It’s just past the Old Pac’em Inn Steakhouse on Drachman. A place where nobody knows your name. There’s the Neon scent of spent memories.
An ancient jukebox from the fifties, scratches out top 40 tunes from the 70’s on warped 45’s, there are no labels to know which song you select.
Bar stools of exhausted foam padding with the ass impression of the last person that sat there. There’s the one beer sign, with a flickering neon light, resonating a low humming sound refusing to die. It advertises a beer the bar doesn’t serve with an outdated slogan: ‘If you’ve got the time, We’ve got the beer.‘
The red vinyl booths are arranged in a horseshoe shape around rustic tables. Matchbooks and bar coasters are jammed under the legs of tables trying to level them out.
A single bulb dangles from an electric cord with a plastic cover made to look like stained glass above a pool table that once had a green felt top. It’s now stained from spilled beer and cocktails, with burns from cigarettes left too long in between shots. The pool cues are made from crooked trees without tips so there’s no need to chalk up. The bathrooms don’t have doors, there are no mirrors, they were broken years ago. Paper towels and toilet paper have never been available. One of the two urinals is covered in plastic, with an “Out of Order” sign, but it gets pissed in any way. I can’t remember there ever being a toilet seat, but there’s a condom machine, that on occasion dispenses a condom. The entire floor is made up of twelve-by-twelve inch mismatched and different colored tiles, where drunks and defeated fighters have fallen, as well as the occasional glass. It hasn’t been mopped since the Kennedy Administration and sometimes your feet stick. The only item on the menu are little Tombstone pizzas and packaged peanuts. The bartender always says they’re out of pizza. There’s only one beer on tap, it’s the same brand that has been served for years. The walls are adorned with photos of everyone whose shadow has graced the doorway, mine is there somewhere, I’ve never checked to see, I was probably drunk at the time.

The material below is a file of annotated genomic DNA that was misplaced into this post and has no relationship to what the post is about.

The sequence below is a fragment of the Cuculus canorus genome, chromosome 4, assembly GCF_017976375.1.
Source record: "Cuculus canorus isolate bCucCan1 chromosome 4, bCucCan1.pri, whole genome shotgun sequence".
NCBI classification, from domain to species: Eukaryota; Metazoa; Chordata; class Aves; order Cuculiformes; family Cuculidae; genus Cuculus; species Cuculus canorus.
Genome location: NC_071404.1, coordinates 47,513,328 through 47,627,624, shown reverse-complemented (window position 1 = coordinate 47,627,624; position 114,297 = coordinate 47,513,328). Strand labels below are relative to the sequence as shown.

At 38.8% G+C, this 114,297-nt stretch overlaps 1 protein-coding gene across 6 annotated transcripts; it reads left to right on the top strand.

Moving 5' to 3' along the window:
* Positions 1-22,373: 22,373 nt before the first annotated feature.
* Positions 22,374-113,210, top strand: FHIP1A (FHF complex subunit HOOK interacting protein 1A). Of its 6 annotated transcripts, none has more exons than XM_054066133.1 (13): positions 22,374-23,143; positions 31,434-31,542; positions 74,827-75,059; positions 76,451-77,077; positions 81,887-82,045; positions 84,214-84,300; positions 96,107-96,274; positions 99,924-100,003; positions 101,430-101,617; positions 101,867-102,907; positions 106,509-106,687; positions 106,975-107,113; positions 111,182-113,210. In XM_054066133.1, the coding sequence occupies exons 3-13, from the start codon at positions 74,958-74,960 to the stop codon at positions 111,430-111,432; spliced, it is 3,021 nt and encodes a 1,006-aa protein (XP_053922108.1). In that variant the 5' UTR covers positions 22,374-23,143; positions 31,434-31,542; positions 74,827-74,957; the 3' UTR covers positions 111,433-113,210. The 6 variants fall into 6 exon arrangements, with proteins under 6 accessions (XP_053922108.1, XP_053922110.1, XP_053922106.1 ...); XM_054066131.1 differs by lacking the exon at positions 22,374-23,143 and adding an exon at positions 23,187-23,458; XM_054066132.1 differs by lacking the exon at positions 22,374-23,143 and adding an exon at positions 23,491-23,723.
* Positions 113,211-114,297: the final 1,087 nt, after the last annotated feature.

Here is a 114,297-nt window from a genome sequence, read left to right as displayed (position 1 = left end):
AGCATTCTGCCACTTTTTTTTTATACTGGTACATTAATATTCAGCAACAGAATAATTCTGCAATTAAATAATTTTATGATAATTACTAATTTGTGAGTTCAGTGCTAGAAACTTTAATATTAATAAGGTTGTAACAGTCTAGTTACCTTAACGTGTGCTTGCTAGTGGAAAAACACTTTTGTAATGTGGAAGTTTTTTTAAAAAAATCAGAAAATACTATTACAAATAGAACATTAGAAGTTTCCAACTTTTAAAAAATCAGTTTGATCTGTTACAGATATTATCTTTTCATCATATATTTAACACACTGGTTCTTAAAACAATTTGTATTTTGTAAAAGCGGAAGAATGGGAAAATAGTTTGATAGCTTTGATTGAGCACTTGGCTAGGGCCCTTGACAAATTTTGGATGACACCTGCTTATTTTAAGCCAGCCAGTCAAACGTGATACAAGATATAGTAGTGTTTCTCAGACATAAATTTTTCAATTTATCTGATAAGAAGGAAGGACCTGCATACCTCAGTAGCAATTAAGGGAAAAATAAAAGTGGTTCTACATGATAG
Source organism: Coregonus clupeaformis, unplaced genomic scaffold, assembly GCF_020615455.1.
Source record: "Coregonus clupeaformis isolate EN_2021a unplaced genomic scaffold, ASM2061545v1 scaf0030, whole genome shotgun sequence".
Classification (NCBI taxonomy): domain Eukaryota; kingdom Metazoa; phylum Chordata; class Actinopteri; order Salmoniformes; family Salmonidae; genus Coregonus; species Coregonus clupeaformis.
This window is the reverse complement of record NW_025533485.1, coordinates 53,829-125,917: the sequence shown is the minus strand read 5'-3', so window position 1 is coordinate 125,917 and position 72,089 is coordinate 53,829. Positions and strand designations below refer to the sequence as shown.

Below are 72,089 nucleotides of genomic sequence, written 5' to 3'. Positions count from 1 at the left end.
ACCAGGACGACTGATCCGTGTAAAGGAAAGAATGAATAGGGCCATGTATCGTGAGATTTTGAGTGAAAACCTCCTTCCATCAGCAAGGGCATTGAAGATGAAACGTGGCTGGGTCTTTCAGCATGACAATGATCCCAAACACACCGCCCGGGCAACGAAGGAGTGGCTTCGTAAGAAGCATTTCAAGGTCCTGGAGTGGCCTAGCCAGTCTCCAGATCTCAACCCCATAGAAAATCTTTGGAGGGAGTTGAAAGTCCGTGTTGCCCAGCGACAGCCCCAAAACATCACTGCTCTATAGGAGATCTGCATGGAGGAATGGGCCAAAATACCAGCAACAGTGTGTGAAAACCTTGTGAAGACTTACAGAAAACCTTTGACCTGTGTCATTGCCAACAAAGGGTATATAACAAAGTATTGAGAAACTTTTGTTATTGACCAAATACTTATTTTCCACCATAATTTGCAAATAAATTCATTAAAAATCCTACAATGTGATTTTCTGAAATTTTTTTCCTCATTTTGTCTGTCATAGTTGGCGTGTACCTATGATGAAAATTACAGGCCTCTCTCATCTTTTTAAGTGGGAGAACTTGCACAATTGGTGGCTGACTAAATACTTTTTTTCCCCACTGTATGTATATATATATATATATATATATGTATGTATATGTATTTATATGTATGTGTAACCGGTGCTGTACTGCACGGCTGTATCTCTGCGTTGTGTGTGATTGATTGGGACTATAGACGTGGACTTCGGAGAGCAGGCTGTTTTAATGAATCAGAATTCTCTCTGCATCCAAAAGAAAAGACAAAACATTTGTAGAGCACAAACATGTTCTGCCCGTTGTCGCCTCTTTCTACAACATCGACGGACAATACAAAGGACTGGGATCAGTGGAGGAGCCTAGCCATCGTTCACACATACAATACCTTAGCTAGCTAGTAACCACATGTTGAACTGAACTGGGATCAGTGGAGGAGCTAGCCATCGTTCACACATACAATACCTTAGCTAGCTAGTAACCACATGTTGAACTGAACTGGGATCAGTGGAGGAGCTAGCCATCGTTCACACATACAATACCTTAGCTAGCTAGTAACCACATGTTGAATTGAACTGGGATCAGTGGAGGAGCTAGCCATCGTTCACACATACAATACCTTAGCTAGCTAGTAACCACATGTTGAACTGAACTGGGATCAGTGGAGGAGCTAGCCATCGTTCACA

God lives on the premises in a room near the front door. You’re greeted with a smile, it’s actually his blessing and he’s always willing to give you a tour. I’d invite you to come on by for a beer or two. Maybe get branded with a likeness of God, you’re then eligible to discounted drinks for life. Unfortunately, Heaven is closed, I’m sorry to say. It had a good run. Maybe you know of a dive bar in another city? If so, tell me about it.
On an unseasonably cool July morning in Chicago, equivalent to David Copperfield, Judge Santiago Burdon was born on a Friday. The Bronte sisters, Keats, Burns and Dickens inspired his study of English Literature. He attended Universities in the United States, London and Paris directing his focus on Victorian novels and authors. His short stories and poems have been featured in; The Remnant Leaf, Stay Weird and Keep Writing, Independent Writer's Podcast, Spillwords, The Beatnik Cowboy, Down in the Dirt Magazine, The Raven Cage, Eskimo Pie, Across The Margin, Story Pub, Scarlet Leaf Review, Horror Sleaze Trash, The Stray Branch and Anti-Heroin Chic. "Stray Dogs and Deuces Wild Cautionary Tales" the first book from Santiago was published by HST Publishing in January. He is presently engaged in finishing his book "Imitation of Myself." A non-fiction story encompassing his experiences as a drug runner for a Mexican Cartel. He celebrated his 66th birthday last July and lives modestly in Costa Rica.